OK, so even being fair, our author is confused (to be fair) or outright disingenuous and misleading. Why would I say that? Well, I think that Starr would agree that private insurance companies want to make money. Let me ask a rhetorical question. Do you think before dropping people entirely they would try to figure out a way to make money from them? It is really bad policy that prevents insurers from charging different premiums to different people – and it was the Progressives who pushed for these policies. Remember what I said about situations like this? Only when premiums cannot be adjusted to account for the higher costs of actually covering people would dropping them become a desirable option.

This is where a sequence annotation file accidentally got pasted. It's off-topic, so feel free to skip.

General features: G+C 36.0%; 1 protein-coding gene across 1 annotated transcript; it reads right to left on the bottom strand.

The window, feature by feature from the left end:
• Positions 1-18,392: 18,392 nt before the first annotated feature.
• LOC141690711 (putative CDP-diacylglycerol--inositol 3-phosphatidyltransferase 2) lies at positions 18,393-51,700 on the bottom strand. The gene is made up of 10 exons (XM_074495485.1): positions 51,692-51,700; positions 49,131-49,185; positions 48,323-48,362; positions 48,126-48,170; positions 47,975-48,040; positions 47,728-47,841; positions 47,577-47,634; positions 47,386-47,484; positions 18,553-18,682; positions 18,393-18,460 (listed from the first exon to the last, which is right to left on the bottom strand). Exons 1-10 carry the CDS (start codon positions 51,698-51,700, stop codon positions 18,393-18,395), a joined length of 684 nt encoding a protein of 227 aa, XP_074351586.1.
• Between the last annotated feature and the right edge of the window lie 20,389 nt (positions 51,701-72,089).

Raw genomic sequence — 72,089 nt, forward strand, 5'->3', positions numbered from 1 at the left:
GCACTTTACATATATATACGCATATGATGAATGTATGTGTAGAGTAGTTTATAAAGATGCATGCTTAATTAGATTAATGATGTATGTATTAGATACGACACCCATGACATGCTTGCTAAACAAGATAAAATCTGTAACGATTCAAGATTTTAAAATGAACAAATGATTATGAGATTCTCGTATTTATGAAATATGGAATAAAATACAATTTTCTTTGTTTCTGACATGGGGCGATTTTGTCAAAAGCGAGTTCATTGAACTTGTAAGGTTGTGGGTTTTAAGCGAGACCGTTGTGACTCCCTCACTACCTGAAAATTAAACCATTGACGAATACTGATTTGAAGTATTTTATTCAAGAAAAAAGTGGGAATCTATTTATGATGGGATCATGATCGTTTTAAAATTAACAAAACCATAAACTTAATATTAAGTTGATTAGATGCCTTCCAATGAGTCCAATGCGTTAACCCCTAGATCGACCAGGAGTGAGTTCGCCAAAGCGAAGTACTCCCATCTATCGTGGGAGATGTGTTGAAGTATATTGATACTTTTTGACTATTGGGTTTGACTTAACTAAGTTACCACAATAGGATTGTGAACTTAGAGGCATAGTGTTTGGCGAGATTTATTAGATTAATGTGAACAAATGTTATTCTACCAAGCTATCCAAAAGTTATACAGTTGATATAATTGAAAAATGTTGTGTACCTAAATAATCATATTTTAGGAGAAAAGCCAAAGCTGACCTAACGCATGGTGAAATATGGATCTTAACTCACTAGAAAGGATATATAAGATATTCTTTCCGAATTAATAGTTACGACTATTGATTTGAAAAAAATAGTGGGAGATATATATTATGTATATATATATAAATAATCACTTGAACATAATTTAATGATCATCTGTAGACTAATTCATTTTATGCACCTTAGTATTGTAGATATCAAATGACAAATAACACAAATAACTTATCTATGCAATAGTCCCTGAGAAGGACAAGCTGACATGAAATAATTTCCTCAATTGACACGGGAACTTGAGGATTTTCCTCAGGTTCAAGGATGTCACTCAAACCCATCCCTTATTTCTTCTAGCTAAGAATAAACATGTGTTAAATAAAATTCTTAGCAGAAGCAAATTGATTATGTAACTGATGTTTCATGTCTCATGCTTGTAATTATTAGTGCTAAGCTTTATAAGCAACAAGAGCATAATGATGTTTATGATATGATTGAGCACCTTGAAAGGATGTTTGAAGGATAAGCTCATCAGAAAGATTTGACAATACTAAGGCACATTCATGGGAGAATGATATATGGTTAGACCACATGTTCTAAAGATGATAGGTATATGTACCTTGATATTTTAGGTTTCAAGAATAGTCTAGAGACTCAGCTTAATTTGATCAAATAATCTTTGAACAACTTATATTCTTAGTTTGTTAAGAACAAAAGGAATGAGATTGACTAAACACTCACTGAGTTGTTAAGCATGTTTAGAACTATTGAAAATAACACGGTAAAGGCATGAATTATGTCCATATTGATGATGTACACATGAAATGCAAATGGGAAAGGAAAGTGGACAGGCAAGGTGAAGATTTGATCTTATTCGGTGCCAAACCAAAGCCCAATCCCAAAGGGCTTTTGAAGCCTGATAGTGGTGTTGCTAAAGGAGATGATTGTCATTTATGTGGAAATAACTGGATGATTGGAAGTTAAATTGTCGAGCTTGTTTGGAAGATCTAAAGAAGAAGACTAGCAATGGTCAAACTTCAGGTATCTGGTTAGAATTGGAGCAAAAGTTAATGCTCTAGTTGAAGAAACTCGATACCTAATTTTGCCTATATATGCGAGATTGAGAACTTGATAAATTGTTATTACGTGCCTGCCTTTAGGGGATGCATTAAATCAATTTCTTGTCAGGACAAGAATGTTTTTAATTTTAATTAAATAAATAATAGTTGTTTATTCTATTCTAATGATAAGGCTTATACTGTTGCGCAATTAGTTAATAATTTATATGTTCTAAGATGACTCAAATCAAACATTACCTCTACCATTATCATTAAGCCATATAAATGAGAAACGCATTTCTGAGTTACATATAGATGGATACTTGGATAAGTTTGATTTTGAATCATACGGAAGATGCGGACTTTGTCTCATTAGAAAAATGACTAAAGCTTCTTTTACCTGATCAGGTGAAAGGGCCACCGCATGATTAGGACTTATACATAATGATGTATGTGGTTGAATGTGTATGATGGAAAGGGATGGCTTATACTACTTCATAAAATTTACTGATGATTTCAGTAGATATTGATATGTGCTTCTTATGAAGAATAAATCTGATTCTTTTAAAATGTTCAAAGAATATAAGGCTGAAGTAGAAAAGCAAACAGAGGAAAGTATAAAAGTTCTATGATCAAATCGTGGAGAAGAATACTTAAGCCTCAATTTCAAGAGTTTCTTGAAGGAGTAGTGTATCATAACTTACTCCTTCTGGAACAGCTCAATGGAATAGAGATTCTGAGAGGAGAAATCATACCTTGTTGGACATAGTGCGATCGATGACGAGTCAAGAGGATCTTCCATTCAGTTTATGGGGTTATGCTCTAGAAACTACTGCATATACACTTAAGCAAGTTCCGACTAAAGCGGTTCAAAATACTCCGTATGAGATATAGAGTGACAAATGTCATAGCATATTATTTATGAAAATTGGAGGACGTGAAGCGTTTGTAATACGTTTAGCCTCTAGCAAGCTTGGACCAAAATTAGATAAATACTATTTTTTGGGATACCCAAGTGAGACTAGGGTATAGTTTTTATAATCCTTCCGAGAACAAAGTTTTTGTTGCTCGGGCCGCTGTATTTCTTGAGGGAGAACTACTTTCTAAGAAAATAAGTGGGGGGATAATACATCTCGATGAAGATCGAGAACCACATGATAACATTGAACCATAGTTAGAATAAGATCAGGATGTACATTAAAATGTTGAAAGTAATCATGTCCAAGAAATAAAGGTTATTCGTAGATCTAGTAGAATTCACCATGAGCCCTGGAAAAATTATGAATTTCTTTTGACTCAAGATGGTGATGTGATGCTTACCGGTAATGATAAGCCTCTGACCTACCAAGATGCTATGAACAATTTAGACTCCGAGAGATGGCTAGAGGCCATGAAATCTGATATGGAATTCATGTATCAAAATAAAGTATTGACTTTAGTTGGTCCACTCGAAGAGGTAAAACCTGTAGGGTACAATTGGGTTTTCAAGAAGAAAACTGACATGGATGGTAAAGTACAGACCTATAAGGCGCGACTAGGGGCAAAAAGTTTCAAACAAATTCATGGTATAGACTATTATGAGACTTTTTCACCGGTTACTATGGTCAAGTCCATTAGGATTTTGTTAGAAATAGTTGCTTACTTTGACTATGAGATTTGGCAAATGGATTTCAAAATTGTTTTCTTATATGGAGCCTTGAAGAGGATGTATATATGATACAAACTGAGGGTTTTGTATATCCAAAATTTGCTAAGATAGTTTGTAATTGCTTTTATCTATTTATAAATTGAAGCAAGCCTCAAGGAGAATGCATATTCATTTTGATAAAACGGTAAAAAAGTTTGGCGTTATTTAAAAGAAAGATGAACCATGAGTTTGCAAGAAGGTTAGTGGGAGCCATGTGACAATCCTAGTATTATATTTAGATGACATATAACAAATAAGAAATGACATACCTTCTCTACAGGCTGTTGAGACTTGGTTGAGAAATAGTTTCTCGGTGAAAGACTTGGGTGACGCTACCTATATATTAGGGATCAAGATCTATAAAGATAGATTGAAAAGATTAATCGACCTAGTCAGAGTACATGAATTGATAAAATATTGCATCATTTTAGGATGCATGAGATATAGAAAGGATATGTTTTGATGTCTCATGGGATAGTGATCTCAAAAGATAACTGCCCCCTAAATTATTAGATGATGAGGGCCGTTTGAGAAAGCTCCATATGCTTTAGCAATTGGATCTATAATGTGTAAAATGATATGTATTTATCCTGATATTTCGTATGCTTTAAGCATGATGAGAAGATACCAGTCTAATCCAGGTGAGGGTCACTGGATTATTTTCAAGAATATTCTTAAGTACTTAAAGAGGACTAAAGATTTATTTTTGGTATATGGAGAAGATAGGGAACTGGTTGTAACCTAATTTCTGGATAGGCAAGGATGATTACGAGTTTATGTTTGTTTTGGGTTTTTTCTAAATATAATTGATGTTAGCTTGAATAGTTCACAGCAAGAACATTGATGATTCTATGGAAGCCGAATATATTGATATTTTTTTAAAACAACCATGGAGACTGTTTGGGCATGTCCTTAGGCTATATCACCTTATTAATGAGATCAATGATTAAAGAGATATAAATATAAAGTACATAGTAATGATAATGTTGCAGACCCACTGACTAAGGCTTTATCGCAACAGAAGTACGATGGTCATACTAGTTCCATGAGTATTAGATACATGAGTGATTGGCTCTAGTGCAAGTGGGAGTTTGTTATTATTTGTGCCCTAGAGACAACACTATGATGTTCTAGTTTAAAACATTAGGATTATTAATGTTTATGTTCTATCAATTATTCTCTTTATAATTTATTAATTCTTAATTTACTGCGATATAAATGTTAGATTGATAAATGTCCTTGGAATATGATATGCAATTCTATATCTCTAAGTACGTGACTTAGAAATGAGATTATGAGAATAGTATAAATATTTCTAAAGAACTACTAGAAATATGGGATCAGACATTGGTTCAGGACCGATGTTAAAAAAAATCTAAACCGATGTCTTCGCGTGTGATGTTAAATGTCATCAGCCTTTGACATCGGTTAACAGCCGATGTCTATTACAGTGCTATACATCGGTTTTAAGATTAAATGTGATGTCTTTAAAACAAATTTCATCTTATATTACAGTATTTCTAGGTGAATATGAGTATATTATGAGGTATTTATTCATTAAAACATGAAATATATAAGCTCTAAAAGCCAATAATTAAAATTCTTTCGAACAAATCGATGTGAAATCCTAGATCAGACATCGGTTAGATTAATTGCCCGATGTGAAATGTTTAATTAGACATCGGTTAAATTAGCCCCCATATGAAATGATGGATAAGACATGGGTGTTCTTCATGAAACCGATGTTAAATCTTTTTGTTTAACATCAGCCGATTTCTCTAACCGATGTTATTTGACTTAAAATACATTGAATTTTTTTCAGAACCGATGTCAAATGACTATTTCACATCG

Before continuing, let me interject a decent idea for a policy proposal that includes government. If folks are not willing to allow insurance companies to charge for the higher cost of insuring the unhealthy, a reasonable proposal would either be for the federal government to step in as a reinsurer, or to provide subsidies to the unhealthy to purchase insurance, or better yet for the government to fully insure the sick for their chronic conditions. Why? If the condition has been fully-insured, then when a “sick” customer approaches an insurance company, that pre-existing condition has already been “taken care of.”  I see objections from many angles here: first that we should just have a full-blown free market and if anything just provide cash grants to people who need them. I see them from also coming from the camp that says that when a person has one condition it probably correlates with other negative health outcomes, so that pre-existing conditions could never be fully insured away. Note that the ObamaCare law tries to get at some of this issue. OK, back to the post.